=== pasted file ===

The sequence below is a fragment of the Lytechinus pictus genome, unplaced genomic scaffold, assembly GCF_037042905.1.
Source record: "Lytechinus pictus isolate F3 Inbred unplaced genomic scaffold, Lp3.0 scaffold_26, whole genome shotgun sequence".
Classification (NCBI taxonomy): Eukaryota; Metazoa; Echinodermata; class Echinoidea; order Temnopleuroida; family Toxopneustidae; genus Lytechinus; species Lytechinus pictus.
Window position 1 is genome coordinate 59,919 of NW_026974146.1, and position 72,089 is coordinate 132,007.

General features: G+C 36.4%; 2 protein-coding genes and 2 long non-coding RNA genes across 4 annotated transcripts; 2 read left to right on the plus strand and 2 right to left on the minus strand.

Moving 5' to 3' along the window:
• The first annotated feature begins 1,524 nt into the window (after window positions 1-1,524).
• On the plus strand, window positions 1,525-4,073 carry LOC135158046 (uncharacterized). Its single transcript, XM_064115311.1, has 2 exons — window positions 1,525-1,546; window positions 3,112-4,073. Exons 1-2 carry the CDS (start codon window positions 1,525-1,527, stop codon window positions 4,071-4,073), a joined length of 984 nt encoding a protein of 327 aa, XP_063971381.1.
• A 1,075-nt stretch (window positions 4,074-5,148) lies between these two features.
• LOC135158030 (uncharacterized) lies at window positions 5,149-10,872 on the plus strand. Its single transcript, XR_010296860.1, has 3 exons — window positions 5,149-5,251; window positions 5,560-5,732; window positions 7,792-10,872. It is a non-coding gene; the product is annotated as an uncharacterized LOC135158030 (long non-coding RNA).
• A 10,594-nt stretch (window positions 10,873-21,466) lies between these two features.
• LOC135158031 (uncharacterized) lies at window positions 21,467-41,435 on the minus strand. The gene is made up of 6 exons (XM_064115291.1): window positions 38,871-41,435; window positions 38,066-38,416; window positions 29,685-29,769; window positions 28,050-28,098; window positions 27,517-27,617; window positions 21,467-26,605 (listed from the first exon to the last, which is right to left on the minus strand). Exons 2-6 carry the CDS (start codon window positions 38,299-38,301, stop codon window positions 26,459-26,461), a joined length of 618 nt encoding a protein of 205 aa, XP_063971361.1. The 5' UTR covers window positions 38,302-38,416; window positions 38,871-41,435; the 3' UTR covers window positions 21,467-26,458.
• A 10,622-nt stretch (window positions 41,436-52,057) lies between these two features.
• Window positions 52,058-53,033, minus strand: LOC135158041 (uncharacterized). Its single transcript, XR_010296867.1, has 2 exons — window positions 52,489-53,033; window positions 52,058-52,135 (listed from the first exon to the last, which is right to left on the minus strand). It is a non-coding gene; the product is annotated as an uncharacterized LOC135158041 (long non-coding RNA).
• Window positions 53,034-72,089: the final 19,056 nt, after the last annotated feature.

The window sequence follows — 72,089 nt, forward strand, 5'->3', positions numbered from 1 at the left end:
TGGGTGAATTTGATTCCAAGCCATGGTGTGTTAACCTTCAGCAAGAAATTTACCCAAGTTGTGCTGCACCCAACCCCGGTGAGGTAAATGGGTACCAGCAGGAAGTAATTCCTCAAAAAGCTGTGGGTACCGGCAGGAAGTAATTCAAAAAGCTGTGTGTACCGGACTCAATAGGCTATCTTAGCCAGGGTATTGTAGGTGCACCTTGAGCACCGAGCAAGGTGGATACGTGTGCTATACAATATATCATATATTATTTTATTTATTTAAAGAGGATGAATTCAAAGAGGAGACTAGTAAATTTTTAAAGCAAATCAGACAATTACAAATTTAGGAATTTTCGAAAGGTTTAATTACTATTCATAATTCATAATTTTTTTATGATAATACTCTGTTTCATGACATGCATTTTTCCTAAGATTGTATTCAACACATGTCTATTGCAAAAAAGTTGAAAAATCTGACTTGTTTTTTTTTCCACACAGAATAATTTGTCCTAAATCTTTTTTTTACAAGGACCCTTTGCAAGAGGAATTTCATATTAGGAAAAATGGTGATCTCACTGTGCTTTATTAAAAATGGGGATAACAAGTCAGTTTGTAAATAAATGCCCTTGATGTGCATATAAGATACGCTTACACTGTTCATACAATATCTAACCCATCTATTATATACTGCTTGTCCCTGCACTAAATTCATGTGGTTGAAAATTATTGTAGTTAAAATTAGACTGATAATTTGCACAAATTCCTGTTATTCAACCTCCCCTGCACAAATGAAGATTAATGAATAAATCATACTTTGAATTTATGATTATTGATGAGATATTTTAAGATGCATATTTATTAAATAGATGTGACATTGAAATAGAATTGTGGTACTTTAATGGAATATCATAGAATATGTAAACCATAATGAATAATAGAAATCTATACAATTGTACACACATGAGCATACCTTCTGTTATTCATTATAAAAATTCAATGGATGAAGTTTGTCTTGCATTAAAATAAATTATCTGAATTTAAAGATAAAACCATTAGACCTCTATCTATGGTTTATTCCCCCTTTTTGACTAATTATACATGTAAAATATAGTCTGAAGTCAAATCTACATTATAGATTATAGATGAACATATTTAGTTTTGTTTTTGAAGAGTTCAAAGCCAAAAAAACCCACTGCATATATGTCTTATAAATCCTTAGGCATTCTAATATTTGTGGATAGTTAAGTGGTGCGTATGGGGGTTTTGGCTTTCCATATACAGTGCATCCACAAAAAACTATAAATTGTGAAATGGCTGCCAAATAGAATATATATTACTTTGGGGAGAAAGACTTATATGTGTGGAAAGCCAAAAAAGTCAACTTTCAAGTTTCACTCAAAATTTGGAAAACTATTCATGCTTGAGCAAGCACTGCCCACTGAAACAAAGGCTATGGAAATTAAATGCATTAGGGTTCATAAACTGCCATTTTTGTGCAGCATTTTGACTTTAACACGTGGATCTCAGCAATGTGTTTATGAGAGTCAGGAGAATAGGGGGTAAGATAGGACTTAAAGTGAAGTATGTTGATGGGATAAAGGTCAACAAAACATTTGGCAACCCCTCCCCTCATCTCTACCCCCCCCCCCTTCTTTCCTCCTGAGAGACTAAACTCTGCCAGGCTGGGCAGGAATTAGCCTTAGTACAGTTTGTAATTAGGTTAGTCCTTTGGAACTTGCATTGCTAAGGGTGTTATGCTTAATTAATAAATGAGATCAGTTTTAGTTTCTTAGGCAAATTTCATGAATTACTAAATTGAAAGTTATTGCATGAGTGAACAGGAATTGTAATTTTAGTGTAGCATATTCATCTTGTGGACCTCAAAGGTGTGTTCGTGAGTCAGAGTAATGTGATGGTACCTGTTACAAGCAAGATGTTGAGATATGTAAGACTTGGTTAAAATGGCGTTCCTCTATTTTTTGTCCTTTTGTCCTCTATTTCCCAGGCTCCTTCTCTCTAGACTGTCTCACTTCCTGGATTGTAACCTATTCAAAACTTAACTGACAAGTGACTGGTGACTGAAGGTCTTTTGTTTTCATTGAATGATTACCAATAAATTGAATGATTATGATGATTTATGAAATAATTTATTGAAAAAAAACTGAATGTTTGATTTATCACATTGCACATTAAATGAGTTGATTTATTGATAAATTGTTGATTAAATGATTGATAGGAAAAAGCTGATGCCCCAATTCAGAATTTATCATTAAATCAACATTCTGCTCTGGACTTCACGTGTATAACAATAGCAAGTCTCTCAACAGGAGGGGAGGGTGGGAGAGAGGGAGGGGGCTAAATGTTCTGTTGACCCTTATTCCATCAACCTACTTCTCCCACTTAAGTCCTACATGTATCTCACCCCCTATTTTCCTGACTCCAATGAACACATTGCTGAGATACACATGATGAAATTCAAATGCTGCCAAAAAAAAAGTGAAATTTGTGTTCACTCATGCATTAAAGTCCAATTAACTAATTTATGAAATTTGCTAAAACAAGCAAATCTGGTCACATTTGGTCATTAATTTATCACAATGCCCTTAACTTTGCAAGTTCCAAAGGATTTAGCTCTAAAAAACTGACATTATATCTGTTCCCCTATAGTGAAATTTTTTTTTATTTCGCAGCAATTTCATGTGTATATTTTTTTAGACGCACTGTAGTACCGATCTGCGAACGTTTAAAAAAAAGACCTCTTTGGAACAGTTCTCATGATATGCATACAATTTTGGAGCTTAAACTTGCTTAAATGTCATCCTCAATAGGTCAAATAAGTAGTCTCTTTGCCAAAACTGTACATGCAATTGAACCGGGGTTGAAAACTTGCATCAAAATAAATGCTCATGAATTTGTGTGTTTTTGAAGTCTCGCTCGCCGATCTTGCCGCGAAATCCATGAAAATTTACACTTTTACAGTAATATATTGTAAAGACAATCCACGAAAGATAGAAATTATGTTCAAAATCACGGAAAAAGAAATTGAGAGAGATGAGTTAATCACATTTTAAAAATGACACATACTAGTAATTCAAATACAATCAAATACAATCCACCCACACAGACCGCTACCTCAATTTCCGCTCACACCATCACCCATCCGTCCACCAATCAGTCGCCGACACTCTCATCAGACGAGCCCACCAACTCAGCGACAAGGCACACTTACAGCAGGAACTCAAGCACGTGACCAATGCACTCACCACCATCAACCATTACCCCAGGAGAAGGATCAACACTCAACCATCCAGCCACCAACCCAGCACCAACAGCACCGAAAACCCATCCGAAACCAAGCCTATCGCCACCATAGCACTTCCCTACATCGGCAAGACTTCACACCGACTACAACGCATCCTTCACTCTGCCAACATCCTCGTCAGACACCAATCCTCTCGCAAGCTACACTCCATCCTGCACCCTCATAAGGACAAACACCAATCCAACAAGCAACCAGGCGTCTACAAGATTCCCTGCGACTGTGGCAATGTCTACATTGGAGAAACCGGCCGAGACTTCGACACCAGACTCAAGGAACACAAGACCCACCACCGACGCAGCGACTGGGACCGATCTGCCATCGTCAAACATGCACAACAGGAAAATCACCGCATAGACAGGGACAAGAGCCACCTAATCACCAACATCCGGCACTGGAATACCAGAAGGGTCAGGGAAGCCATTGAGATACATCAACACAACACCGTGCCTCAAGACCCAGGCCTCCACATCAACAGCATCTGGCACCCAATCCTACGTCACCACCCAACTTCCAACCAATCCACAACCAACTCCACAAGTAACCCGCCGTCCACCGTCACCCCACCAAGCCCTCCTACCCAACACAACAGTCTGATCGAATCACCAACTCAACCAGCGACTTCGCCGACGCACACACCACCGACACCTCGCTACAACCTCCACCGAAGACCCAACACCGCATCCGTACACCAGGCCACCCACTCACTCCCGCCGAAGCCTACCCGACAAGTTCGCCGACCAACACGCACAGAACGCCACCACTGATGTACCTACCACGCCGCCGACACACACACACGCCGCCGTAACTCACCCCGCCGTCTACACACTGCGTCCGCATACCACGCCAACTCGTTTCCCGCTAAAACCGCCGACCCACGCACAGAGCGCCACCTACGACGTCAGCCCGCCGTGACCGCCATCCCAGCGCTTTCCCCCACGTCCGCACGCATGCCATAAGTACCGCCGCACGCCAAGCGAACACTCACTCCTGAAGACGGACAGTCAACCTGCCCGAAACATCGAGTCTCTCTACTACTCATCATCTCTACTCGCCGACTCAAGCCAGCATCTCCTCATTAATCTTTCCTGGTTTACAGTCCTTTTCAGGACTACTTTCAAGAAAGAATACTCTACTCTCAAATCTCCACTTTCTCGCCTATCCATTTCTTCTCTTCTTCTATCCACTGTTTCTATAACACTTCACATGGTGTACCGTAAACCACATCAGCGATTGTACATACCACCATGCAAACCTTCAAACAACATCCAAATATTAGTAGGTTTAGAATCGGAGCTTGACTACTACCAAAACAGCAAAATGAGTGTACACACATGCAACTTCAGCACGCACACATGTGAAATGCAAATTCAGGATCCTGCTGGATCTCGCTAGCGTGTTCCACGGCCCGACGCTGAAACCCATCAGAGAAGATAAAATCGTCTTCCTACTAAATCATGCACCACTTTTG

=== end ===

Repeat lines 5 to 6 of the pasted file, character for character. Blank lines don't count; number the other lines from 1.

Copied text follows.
General features: G+C 36.4%; 2 protein-coding genes and 2 long non-coding RNA genes across 4 annotated transcripts; 2 read left to right on the plus strand and 2 right to left on the minus strand.

Moving 5' to 3' along the window: